Three Degrees of Freedom lets loose a raw, diverse sound
DILLON – Just over a year ago, Three Degrees of Freedom’s lead vocalist, Paul Cox, wouldn’t sing in front of anyone. Now he won’t shut up.
“All I want to do is play music,” Cox said. “I get made fun of because the boys (in the band) will walk in my house, and I’m generally in the same position – on the couch with my leg up and my guitar on my lap. I’m always tinkering in the background, when they’re watching movies and stuff.”
The band’s acoustic-driven jam tunes run the gamut, from pop-rock to country, psychedelic, folk and blues. The band’s influences range from Cat Stevens to Metallica, and its sound has been compared to The Dave Matthews Band and The Grateful Dead.
“It’s preppy jam – a nice mix of lyrics, melodies and a touch of jam,” manager Gayor Geller said.
Cox picked up his first guitar at age 17 in a small town of 5,000 in Michigan. Friends didn’t encourage him much, threatening to beat him with the instrument.
“They’d say, “Put that down, you’re awful,'” he said.
At first, the admittedly shy Cox just wanted to write songs for other people.
“I’d sing with myself,” he said. “They were just my songs, and it was just a hobby at first.”
He moved to Colorado, studied communications and played hockey at the University of Denver. When he quit hockey, he knew if he didn’t do something else, he’d get into trouble, he said.
Then his friend Geller told him to sing at a party where he didn’t know anyone. That night, a star was born.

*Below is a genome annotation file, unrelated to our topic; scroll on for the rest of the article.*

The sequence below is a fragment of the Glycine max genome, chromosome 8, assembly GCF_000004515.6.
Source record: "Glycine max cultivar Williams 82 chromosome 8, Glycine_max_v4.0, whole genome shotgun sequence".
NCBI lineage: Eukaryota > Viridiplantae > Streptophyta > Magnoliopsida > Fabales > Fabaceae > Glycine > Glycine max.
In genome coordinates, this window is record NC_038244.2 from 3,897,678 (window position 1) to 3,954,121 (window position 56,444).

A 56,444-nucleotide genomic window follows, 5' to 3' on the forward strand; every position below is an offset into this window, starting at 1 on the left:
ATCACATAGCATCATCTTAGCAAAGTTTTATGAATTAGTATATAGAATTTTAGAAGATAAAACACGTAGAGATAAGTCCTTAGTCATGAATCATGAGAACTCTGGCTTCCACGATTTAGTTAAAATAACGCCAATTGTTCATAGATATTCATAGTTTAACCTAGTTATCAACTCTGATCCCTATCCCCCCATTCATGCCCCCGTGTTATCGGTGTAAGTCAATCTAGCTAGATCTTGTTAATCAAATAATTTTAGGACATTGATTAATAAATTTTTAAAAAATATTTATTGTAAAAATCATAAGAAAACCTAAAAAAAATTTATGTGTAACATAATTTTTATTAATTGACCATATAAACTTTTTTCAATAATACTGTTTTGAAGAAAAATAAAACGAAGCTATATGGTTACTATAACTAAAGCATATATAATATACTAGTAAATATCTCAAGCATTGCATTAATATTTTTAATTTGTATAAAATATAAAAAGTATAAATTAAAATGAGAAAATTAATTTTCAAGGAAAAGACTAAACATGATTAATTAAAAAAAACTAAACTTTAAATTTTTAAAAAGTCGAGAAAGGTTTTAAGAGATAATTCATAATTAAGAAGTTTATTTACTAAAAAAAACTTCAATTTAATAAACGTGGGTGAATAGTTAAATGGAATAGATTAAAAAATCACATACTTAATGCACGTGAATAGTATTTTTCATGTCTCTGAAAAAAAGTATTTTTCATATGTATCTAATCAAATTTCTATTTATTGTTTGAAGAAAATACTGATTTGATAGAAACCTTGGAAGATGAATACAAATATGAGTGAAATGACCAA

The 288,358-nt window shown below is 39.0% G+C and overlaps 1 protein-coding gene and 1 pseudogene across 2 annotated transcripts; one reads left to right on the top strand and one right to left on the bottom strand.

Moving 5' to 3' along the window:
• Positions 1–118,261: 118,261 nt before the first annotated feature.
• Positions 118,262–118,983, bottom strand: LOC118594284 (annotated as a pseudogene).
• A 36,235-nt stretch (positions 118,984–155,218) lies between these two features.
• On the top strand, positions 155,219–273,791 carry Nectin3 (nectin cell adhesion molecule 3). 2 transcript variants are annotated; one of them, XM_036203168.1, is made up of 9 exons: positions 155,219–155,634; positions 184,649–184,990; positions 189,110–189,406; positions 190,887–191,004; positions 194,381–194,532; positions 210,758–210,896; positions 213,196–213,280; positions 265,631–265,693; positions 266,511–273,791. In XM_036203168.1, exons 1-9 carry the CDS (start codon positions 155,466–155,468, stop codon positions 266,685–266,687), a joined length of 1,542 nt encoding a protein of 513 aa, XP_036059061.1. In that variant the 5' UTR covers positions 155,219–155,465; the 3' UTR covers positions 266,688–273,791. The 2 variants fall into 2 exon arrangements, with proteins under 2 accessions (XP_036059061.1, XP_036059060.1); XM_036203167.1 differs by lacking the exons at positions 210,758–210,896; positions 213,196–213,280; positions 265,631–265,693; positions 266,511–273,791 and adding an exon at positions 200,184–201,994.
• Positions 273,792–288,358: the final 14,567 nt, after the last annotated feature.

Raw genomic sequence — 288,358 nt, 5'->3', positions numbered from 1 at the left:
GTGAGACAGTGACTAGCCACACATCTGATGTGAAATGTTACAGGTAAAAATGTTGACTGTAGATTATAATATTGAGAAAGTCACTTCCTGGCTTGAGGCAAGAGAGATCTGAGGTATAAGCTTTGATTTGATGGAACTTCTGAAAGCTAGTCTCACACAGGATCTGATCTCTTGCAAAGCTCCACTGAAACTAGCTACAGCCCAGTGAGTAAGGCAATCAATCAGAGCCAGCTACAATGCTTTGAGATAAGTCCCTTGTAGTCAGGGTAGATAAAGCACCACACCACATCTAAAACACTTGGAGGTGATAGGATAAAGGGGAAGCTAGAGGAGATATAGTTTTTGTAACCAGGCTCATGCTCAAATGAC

“I wanted people to share my music with,” Cox said. “I need to surround myself with people who want to make this their life. I found people who were raw, not so in tune with their own style that they were not open to change. We’re all growing together and learning from each other.”
Three Degrees of Freedom got its break when the head of KVDU put one of its demos into rotation. Although the band has been together for only eight months, the four members completed their self-titled debut extended play last spring, after adding a new drummer three days prior to recording.
“We just played for three days straight prior to going into the studio,” Cox said. “We ripped it off like we’ve been playing for years.”
“It was sort of a crash course, but it sounded great,” drummer Andy Clapp said. “There wasn’t a lot of time to double-think everything.”
Three Degrees of Freedom plays at 9 p.m. Sunday at the Lake Dillon Pub.
Kimberly Nicoletti can be reached at (970) 668-3998 ext. 245 or by e-mail at email@example.com.
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